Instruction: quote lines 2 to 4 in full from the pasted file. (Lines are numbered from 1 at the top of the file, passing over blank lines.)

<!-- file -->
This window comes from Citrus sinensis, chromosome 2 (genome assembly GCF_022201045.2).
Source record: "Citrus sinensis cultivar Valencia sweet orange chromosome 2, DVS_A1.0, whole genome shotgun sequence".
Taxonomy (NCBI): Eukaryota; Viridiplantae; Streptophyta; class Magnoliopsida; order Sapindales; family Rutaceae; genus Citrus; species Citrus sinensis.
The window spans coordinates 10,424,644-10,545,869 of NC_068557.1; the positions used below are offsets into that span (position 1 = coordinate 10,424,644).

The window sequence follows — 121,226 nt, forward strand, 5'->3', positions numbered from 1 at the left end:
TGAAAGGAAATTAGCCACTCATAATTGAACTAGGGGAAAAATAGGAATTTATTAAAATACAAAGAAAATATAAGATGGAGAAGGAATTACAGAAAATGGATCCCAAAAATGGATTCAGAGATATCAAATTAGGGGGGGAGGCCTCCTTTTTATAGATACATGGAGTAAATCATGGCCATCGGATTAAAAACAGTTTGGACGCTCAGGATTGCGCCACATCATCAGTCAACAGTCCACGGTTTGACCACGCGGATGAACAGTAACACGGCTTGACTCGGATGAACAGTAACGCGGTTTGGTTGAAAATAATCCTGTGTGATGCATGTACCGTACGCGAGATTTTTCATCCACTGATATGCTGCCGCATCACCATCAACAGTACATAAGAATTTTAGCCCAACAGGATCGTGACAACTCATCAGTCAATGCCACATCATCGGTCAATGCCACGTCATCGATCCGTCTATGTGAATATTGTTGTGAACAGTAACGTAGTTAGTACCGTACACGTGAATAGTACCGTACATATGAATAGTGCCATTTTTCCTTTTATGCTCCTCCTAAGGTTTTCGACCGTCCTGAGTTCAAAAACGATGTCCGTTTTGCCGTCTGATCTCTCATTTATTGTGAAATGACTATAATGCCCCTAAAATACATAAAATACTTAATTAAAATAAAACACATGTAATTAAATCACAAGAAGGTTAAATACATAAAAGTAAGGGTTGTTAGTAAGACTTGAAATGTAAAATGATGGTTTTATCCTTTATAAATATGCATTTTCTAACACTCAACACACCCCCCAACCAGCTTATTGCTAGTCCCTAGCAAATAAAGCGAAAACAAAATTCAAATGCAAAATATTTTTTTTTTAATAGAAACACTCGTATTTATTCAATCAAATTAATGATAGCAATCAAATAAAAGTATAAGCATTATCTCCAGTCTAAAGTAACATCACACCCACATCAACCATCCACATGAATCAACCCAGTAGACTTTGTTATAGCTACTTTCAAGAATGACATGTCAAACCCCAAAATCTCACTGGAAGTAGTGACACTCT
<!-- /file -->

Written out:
Source record: "Citrus sinensis cultivar Valencia sweet orange chromosome 2, DVS_A1.0, whole genome shotgun sequence".
Taxonomy (NCBI): Eukaryota; Viridiplantae; Streptophyta; class Magnoliopsida; order Sapindales; family Rutaceae; genus Citrus; species Citrus sinensis.
The window spans coordinates 10,424,644-10,545,869 of NC_068557.1; the positions used below are offsets into that span (position 1 = coordinate 10,424,644).